Tours | Categories (New, Hot) | Map
Alcohol - Ancient - Animal - Architecture - Art - Aviation - Boxing - Celebrity - Charity - Children - Church - Cinema - Comedy - Crime - Dance - Death - Disaster - Drugs - Fashion - Food - Gambling - Ghost - Grave - Health - Historical - Industry - Justice - LGBT - Literary - Look Up - Medical - Military - Motoring - Murder - Museum - Music - Nature - Naval - Paranormal - Pioneer - Poetry - Police - Politics - Pub - Public Amenities - Quirky - Religion - Retail - Ripper - River - Royalty - Science - Sculpture - Sex - Signs - Society - Sport - Subterranean - Technology - Theatre - Train - Transport - Tube - TV - Weather -
IN THE NEWS
TOUR OF THE MONTH
ON THIS DAY IN LONDON
19th January 1966 Tippetts cantate Vision of St Augustine, premieres in London
19th January 1940 Comedian and Eastenders actor Mike Reid was born in Hackney, East London.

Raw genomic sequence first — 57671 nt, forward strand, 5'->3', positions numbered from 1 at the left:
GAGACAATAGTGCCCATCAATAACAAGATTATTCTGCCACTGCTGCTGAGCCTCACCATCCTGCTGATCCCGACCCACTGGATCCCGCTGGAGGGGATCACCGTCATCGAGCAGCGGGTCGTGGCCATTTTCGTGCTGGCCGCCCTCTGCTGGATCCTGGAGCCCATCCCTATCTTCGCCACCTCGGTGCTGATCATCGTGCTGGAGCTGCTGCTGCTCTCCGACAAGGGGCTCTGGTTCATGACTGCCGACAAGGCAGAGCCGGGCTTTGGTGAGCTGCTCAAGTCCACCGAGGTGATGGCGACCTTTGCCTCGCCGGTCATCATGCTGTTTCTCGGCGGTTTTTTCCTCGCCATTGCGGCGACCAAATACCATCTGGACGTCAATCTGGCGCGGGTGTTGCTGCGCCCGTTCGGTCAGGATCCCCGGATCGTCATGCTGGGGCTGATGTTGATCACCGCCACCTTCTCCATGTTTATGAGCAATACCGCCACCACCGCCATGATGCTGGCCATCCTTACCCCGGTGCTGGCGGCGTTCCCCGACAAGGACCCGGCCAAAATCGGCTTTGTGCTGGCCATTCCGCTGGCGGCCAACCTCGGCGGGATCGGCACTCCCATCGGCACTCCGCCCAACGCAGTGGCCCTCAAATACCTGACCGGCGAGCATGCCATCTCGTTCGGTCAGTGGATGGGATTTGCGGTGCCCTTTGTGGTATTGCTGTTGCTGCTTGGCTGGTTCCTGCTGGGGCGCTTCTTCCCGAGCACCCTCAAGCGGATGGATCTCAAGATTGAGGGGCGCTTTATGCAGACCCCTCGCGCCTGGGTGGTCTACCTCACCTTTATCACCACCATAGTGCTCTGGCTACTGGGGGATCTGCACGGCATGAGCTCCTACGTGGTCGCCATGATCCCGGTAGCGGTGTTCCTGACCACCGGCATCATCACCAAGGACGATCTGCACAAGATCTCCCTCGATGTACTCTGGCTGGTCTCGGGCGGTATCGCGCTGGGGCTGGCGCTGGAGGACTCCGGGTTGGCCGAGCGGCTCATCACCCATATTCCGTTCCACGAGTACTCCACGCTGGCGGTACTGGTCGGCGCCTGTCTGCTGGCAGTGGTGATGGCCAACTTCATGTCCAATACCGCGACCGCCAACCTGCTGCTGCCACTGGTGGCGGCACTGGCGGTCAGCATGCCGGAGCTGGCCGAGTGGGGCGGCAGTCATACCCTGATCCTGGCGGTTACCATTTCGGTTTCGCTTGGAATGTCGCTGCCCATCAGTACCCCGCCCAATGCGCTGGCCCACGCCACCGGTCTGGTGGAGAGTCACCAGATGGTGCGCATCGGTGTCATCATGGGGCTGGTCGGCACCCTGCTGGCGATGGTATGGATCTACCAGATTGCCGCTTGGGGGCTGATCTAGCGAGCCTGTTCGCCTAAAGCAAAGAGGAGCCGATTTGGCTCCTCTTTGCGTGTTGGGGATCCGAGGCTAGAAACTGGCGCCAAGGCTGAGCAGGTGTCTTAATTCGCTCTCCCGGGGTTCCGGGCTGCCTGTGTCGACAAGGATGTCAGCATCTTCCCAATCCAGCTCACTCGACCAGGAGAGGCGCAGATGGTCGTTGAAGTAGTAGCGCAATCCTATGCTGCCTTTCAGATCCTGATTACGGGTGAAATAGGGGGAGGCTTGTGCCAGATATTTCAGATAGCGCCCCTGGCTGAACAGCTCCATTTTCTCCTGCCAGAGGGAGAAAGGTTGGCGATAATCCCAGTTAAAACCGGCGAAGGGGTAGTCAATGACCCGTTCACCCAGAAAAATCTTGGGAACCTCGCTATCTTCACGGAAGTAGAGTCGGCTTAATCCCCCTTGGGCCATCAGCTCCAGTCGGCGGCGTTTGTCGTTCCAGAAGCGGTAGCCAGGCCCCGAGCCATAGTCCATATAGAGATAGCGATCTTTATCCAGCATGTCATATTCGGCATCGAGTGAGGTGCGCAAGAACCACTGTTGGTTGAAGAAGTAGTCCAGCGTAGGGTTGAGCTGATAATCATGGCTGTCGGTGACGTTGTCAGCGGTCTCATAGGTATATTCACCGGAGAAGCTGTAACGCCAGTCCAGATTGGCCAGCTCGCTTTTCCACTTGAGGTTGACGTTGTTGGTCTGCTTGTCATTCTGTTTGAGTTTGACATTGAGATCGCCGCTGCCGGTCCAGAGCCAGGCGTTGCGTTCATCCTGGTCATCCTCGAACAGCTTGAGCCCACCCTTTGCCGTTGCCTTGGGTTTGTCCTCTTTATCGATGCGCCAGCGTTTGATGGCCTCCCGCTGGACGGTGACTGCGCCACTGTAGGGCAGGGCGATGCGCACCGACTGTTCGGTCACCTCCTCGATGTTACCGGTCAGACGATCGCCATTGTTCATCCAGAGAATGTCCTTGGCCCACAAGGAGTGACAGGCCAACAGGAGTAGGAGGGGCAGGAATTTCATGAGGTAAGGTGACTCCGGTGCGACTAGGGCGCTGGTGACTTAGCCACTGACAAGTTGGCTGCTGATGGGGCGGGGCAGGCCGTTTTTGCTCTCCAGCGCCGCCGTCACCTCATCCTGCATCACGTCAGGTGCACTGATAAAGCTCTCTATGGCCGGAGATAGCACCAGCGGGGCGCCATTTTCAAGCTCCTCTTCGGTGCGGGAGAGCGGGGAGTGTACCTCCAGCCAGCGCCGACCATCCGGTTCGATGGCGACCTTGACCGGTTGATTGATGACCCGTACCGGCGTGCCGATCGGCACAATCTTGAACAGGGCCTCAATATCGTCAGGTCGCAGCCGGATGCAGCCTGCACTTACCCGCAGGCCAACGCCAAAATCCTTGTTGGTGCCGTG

19th January 1917 The Silvertown explosion kills 73 people in the East End.
19th January 1907 Born today: Lillian Harvey, London England, actress (Invitation to the Waltz)
Cricketer WG Grace lived here
The home of beardie cricketing legend WG Grace.
Location: Fairmount, Mottingham Lane, Mottingham, SE9 4RT
Description: W.G. Grace (1848-1915) lived here in Mottingham from 1902-1915. He was a cricketer for Gloucestershire, London County and England, he was a dominant player and personality of his era, with an extraordinary record of achievements.
Born at Bristol, he qualified as a doctor and was a member of a remarkably gifted cricketing family (his brothers Edward and George Frederick were also Test players). He began his first-class career in 1865, played for 43 years and made his last Test appearance aged 50. A large, bearded man, Grace was the finest all-rounder in an age of many notable cricketers.
He played in the first Test match ever held in England against Australia at the Oval in 1880 and made 152, the first Test century by an English batsman.
Grace played in 22 Tests, captained England in 13 of them, scored 1,098 runs, hit 2 centuries, took 9 wickets and made 39 catches.
W.G. Grace was also a fine lawn bowls player and in 1903 became the first president of the English Bowling Association.
He is buried in Elmers End cemetery. The W G Grace Inn was named after him at Elmers End Road, Anerley.